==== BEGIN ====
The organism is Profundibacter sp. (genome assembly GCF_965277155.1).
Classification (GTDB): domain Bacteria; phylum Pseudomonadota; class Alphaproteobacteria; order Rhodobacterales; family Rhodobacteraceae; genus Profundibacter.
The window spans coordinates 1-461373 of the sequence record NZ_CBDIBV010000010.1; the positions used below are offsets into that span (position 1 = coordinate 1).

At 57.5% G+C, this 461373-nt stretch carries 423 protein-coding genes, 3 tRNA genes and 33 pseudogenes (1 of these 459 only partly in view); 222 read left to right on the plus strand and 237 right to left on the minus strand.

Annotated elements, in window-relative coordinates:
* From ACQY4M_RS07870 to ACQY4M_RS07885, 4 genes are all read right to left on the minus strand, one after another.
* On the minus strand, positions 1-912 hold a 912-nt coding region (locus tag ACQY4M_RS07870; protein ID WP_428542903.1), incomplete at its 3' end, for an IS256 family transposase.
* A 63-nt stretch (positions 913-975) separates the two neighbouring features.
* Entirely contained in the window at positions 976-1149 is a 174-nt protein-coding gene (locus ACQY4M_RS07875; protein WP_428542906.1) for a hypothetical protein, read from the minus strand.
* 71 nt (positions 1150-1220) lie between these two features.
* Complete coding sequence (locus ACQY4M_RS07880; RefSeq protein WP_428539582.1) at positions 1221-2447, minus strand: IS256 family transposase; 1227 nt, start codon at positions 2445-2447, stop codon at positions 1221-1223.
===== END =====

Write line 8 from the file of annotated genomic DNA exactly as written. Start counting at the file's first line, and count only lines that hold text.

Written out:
* A 63-nt stretch (positions 913-975) separates the two neighbouring features.